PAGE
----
Home > Healthy Church Network > A Pastor’s Battle with Insecurity – Part 7

A Pastor’s Battle with Insecurity – Part 7

After considering what insecurity looks like in the life of a pastor for several weeks, we’ve been able to discuss five dominant “conditions” that reveal such insecurity—Comparison, Compensation, Competition, Compulsion, and Condemnation. These attitudes or expressions demonstrate that our pastors are people too.

Next up to consider is when insecurity looks like Control.

  1. CONTROL In order to validate your own worth, you feel as though you must take charge, protect your interests and monopolize situations.

Now Control is a little tricky to diagnose. Some pastors tend to be “micro-managers.” They have trouble trusting others to do a job well and get a little too close to the details that someone else should be caring for. Some pastors are used to having the responsibilities they’ve tried to hand off fall back into their laps again, so they tend to stay tightly engaged in what everyone is doing. For many, this is an act of self-preservation as they know they will be held responsible if the job(s) isn’t done well.

Control, in this context, isn’t the same thing as micro-managing. To be sure, failing to trust others with the responsibilities you have given them will add unnecessary stress to your life, but the kind of Control that reveals insecurity looks a bit more intense.

You see, some pastors are reluctant to let others have responsibility or opportunity because they feel such efforts will make their own presence unnecessary. Sometimes these pastors can act as though they are the only one who knows what to do, the only one capable or spiritual enough to do a job right. These leaders can also become controlling in their handling of people. They can be too directive in other people’s choices, conveying that strict obedience to their counsel is absolutely necessary for anyone “on the team.” In the extreme, this kind of Control can manifest itself in an almost cult-like environment, where the leader dominates others and usually ends up with the weak-willed as his primary followers.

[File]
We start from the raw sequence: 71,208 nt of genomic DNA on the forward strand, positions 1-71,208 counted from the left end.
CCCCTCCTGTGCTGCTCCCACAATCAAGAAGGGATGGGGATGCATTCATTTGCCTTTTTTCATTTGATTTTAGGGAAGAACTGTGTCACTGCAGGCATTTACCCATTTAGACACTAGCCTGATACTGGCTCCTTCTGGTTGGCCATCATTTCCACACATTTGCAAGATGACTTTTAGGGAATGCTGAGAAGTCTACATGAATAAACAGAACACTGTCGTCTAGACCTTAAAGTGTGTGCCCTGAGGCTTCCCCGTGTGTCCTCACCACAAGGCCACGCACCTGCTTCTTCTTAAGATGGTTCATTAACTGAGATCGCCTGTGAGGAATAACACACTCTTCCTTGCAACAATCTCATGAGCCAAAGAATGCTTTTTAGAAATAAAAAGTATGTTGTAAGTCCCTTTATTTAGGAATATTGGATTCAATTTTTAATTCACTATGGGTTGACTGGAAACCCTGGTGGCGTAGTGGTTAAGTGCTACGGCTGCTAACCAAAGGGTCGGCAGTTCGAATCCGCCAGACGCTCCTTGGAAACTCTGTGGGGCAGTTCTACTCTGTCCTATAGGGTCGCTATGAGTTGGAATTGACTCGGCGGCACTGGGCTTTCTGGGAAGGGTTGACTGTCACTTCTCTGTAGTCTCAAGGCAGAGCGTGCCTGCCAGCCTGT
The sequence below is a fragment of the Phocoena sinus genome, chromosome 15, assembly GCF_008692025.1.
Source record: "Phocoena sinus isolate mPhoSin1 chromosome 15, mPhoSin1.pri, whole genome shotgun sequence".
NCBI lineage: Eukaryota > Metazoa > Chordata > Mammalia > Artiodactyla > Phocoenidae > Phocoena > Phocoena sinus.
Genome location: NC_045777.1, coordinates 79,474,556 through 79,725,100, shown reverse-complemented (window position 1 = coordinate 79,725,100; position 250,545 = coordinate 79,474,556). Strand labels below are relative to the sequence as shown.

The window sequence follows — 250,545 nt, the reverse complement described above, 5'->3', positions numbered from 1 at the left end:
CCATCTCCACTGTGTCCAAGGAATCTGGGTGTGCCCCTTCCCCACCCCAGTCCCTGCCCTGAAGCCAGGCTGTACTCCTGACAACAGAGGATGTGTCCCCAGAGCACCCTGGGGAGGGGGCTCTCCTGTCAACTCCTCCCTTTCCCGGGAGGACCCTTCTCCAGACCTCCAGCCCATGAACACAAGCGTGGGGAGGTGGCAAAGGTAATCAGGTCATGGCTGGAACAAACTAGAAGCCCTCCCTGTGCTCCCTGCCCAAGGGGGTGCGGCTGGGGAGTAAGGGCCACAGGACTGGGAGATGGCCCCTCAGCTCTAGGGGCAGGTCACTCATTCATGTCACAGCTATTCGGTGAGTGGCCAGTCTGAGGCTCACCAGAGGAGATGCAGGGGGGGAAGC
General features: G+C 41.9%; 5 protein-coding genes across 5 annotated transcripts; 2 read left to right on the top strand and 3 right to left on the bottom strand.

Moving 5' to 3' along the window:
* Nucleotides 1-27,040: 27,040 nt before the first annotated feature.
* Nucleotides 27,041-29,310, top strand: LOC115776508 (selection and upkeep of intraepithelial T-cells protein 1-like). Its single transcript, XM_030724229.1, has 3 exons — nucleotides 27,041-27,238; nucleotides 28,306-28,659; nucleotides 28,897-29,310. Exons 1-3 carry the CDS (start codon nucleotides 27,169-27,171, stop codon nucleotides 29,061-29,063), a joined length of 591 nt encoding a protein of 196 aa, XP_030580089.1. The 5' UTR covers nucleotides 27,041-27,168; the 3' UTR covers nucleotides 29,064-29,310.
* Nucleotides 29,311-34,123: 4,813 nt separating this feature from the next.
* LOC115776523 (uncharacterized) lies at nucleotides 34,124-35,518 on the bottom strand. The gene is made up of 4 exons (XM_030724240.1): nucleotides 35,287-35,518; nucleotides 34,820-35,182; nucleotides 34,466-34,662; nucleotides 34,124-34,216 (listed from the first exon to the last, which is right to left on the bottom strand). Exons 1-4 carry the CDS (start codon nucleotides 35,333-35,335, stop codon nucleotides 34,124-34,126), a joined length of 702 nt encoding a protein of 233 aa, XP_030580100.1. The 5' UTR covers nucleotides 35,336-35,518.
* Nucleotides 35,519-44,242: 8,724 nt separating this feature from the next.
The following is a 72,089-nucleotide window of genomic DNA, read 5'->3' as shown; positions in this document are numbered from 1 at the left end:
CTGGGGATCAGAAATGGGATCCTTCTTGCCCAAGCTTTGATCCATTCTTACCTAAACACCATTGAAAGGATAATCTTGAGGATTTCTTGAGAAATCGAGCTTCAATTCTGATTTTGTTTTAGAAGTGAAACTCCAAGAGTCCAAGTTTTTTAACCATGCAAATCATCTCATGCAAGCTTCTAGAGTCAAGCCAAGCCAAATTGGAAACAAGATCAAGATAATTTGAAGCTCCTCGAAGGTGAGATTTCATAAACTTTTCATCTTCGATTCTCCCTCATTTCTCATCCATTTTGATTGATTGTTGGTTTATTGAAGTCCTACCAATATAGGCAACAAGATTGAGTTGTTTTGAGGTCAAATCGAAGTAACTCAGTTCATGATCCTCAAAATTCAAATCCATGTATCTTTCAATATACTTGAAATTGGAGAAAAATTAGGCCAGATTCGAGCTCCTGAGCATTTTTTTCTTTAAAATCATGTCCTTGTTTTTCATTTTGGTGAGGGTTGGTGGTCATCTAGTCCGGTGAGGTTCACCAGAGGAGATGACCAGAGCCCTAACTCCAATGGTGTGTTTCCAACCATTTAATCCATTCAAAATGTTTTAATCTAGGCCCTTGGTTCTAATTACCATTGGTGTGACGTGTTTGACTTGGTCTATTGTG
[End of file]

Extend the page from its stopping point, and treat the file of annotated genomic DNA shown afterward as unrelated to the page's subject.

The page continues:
Now, most pastors will immediately reject such an extreme (and they should), but when we are afraid to let others flourish because we feel threatened by their gifts, our insecurities are showing. When we resent or try to take credit for the successes of others on our leadership team, Control may be in play. When we must do it my way because “I am the pastor!” Well, you get the picture.

Danger: You think win/lose, not win/win. Because you’re having to chart your own course, you risk integrity, protect personal “turf” and often slip into the… “Scarcity paradigm.”

Example: Sarah (Genesis 16:1-6)

  1. You feel God is inattentive, absent or even against you.
  2. Your circumstances determine your understanding of God’s character.
  3. Life seems “scarce” rather than “abundant.”
  4. You become self-seeking and manipulative of others.
  5. Feeling intimidated, you deal with others through intimidation.
  6. You resent the success of others. You may turn on them in anger.
  7. You feel if someone succeeds, then someone else must lose.
  8. You frequently blame others for your dilemma.
  9. You eventually suffer from the “martyr” syndrome.

This form of insecurity may be the most difficult to diagnose, largely because we find it difficult to admit. Many of us want to say that our “controlling” ways are just a pursuit of excellence. We want things to be done well. But if we view everyone else’s performance as a reflection of our abilities as leaders, chances are we’ve tied a chunk of our self-worth to their efforts. And that’s the way this gets rolling. We want things to be done well turns into we need things to be done well and we’re headed down a road that can lead to Control.

The real trap starts when I begin seeing the quality of our ministry efforts as a reflection of myself. So to make sure nothing reflects poorly on me, I try to Control everything that occurs. Ultimately, I don’t allow others to give their best but limit them to my boundaries. When Control is full blown, others feel used and manipulated. And they must be emotionally unhealthy to allow such Control to continue for long.

In a couple of weeks, we’ll begin discussing how to conquer these tendencies, but for now it might be wise to search out these things and examine your ministry efforts for any sign that you are demonstrating your insecurity with a tendency to Control things at your church.

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